Even more than the game itself, I was really looking forward to experiencing the 3D in Uncharted 3. Naughty Dog had spent a lot of time talking about how much effort they put into the 3D and how great it looked. And early reviews were very positive.

Personally, I found the 3D in the first couple chapters of the game to be "ok". It added a little depth to the scenes, but certainly didn't add much to the game play.

However, about half way through the game the 3D really starts to shine. I don't want to give away any spoilers, but there is a scene where Drake is battling bad guys while the building they are in is burning down around them. This has got to be some of the best 3D I've seen in any game, and possibly any movie. The burning embers are floating around you while the flames flicker in and out of your screen. You can almost feel the heat emanating out of your TV screen.

Tip: I found that the 3D effects are a little bit conservative even when maximizing the 3D setting in the menu. However you can enhance the overall 3D effect by lowering the TV size setting in your PS3 display menu. You might have to play around with it a bit, as lowering the size too much could cause discomfort or increase crosstalk/ghosting.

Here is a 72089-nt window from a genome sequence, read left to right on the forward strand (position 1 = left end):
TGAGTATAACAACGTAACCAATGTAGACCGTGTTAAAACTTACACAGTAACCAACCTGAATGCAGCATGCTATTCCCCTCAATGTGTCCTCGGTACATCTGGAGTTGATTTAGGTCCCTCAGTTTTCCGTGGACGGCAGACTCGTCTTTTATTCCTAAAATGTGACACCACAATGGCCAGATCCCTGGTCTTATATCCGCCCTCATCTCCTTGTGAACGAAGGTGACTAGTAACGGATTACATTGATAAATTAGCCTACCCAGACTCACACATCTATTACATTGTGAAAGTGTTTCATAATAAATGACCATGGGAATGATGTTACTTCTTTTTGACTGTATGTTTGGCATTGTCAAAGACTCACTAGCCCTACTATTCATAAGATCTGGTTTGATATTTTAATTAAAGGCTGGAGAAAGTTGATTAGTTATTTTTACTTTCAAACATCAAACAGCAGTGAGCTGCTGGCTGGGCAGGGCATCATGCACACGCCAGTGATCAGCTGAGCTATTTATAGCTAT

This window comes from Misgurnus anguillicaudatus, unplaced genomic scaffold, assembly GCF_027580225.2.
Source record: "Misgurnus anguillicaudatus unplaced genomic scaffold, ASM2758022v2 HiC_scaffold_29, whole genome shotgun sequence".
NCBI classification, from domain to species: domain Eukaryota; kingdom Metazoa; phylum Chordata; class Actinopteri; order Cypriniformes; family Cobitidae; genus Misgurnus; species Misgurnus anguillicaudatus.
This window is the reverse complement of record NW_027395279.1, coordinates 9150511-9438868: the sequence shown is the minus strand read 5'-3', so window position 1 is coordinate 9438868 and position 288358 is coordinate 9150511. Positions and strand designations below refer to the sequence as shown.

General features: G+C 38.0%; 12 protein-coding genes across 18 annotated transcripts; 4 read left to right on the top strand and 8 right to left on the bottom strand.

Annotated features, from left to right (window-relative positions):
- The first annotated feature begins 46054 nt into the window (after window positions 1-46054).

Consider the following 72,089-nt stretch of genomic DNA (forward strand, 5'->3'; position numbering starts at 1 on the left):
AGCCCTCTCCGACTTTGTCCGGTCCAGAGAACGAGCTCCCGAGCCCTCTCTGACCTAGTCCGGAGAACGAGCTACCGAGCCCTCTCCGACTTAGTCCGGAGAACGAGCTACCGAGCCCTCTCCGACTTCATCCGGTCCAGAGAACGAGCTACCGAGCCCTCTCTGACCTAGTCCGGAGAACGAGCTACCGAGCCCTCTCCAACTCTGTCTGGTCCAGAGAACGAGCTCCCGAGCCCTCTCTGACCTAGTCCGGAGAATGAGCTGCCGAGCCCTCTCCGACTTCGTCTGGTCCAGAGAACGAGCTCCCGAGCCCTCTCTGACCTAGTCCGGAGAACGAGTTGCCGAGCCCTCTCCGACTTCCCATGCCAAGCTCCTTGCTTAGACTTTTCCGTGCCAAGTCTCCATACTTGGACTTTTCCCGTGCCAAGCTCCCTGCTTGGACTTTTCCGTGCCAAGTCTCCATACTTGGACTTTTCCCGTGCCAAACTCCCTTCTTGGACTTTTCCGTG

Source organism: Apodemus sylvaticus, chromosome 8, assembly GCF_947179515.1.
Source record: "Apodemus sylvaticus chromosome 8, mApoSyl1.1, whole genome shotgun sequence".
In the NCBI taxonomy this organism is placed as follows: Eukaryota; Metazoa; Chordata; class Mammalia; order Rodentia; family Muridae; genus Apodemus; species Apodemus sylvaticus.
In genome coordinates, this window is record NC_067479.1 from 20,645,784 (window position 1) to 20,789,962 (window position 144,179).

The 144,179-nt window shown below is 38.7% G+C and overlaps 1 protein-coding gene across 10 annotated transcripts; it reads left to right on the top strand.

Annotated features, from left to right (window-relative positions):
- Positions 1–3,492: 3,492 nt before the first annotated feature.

The crosstalk/ghosting using the standard settings (even at maximum 3D) was very minimal with my Sony HX800 3DTV. This says a lot, since my TV is prone to significant ghosting at times.

As with most 3D video games, I found the 3D to be a little distracting when playing multiplayer so I usually revert back to 2D for multiplayer. But for the standard campaign mode ramp up the 3D and enjoy!

(Click the image below to read more Uncharted 3 Reviews on

Wednesday, October 19, 2011

Quick 3D Review: Cars 2 for the PS3

Game: (4 out of 5)

Cars 2 for the PS3 is a great game with a ton of replay value. I've already spent several hours playing it (almost non-stop) and I still feel like there's a lot more to see and do. There's a ton of additional games modes, tracks, cars, etc that can be unlocked as you get further into the game.
Of course there are your standard race modes with your standard power-ups. And there is a large variety of weapons that are a lot of fun to use as you blast your opponents to bits and pieces.

The multiplayer mode is a blast. you can play up to 4-players on a split screen, and there are additional game modes like Arena that are multiplayer only.Arena mode feels a lot like the old Playstation classic, Twisted Metal, but with better graphics. As well you have the choice to play in teams or every man for himself.